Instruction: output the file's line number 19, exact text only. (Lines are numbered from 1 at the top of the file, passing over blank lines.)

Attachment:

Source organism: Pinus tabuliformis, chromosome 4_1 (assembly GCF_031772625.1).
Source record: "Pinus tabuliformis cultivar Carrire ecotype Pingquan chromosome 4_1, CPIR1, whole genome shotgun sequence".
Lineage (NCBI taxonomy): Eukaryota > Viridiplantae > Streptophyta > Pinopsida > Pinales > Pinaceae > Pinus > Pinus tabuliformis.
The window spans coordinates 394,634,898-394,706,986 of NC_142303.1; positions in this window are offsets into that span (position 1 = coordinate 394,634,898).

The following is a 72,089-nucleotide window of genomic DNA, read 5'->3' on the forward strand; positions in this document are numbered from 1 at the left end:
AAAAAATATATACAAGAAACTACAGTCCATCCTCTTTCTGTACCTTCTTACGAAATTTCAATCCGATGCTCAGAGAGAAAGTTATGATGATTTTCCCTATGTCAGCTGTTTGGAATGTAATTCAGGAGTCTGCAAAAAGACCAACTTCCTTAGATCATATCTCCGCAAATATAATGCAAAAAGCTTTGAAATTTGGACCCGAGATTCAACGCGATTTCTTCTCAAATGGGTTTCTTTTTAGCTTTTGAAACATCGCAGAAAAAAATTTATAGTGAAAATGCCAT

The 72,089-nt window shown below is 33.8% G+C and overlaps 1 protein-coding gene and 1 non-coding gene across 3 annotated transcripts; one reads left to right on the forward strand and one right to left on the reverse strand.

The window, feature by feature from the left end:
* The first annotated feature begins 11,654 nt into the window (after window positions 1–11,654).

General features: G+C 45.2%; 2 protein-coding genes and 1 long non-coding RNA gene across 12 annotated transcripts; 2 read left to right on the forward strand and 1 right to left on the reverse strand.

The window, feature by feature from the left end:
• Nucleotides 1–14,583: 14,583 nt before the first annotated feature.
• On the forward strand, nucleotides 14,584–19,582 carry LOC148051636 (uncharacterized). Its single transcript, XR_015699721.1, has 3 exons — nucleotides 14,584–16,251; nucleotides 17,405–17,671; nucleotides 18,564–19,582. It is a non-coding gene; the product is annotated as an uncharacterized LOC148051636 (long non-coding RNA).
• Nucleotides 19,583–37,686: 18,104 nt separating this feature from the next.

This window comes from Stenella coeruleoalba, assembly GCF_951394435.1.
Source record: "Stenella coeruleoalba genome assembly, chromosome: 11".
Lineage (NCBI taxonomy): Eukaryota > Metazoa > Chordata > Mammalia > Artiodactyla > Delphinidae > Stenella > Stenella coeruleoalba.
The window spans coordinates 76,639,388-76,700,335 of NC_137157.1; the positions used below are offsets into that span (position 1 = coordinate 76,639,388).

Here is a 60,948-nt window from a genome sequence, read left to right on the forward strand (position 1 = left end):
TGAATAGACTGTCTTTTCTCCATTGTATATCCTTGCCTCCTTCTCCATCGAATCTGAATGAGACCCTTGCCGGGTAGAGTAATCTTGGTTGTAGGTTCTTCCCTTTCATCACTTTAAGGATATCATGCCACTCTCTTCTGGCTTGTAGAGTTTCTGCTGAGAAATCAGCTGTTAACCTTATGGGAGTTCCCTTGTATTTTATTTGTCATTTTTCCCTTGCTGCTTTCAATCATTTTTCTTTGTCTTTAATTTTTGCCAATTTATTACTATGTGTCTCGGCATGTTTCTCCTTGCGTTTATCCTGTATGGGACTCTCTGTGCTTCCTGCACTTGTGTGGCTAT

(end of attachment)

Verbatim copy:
Here is a 60,948-nt window from a genome sequence, read left to right on the forward strand (position 1 = left end):